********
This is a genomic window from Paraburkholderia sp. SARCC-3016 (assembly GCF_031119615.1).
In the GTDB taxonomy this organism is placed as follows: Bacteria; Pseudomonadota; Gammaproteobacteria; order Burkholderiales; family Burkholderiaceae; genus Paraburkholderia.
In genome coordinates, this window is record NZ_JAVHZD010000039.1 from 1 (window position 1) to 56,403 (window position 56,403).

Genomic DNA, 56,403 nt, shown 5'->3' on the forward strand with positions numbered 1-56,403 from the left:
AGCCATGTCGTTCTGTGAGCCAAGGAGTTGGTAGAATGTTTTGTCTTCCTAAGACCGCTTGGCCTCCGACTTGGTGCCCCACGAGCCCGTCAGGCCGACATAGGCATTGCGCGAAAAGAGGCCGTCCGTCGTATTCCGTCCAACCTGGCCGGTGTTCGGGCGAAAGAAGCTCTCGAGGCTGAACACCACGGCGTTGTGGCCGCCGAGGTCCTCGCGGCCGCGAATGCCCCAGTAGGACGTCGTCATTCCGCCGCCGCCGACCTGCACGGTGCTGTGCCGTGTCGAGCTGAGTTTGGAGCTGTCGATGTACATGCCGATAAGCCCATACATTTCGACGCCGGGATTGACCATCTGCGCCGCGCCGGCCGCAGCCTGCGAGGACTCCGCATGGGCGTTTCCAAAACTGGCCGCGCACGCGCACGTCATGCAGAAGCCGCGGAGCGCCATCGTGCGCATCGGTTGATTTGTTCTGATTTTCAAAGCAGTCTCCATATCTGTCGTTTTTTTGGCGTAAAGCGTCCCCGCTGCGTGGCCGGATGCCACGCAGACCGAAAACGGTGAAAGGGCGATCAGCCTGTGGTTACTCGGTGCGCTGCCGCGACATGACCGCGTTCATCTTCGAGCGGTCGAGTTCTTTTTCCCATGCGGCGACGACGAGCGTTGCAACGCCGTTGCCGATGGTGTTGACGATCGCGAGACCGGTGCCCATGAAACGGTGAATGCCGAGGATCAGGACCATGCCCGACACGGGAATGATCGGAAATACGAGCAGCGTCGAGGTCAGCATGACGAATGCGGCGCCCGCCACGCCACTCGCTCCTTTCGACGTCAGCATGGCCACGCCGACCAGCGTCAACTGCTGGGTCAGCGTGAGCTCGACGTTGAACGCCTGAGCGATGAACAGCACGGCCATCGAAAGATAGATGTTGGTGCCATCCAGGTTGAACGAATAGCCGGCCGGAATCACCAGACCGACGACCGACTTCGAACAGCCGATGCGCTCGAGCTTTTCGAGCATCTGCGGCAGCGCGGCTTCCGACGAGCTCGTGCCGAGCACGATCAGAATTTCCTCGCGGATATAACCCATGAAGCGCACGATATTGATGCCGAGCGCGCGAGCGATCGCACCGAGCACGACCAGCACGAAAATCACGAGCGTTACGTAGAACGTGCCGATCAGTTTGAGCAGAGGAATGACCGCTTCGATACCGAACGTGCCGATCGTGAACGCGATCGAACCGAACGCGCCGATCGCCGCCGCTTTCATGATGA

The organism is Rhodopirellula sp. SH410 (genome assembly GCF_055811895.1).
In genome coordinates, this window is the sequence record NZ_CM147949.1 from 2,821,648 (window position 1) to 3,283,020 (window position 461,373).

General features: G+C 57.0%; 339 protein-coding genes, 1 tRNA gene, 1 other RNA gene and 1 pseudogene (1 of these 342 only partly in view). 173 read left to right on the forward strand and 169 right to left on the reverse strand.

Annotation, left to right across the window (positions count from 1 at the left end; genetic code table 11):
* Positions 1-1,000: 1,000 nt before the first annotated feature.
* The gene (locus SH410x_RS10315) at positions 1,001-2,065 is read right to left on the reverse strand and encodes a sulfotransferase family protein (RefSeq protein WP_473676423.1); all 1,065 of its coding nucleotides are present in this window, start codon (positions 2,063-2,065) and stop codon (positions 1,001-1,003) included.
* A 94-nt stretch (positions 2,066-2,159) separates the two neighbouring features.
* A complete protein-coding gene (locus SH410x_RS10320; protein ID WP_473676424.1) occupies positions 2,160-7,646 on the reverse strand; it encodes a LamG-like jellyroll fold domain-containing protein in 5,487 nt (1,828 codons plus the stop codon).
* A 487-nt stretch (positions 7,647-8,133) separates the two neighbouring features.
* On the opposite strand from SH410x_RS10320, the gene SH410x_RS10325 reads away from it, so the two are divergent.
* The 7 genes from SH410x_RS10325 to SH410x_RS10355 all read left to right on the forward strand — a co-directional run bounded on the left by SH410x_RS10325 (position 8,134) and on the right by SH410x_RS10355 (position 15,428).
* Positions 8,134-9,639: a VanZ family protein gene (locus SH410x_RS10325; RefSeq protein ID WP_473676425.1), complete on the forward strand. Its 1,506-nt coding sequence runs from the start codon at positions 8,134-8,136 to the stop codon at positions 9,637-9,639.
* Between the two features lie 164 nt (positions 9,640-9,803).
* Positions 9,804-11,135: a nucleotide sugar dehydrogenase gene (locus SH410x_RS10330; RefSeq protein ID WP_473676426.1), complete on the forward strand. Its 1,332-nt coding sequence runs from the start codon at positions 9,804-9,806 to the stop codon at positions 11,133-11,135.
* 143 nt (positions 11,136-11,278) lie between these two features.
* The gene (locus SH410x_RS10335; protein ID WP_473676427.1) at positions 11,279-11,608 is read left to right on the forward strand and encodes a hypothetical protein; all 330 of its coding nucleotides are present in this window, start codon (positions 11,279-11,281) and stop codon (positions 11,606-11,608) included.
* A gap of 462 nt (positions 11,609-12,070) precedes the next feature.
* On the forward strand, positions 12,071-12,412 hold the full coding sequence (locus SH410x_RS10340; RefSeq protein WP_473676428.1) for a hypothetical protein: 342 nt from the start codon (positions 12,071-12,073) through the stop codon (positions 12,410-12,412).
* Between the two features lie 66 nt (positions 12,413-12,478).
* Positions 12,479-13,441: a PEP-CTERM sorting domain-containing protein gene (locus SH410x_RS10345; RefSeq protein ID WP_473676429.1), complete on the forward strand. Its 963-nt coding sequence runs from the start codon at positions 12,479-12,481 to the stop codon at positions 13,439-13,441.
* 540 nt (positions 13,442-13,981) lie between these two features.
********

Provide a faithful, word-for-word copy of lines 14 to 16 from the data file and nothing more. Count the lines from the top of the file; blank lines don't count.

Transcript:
* A 487-nt stretch (positions 7,647-8,133) separates the two neighbouring features.
* On the opposite strand from SH410x_RS10320, the gene SH410x_RS10325 reads away from it, so the two are divergent.
* The 7 genes from SH410x_RS10325 to SH410x_RS10355 all read left to right on the forward strand — a co-directional run bounded on the left by SH410x_RS10325 (position 8,134) and on the right by SH410x_RS10355 (position 15,428).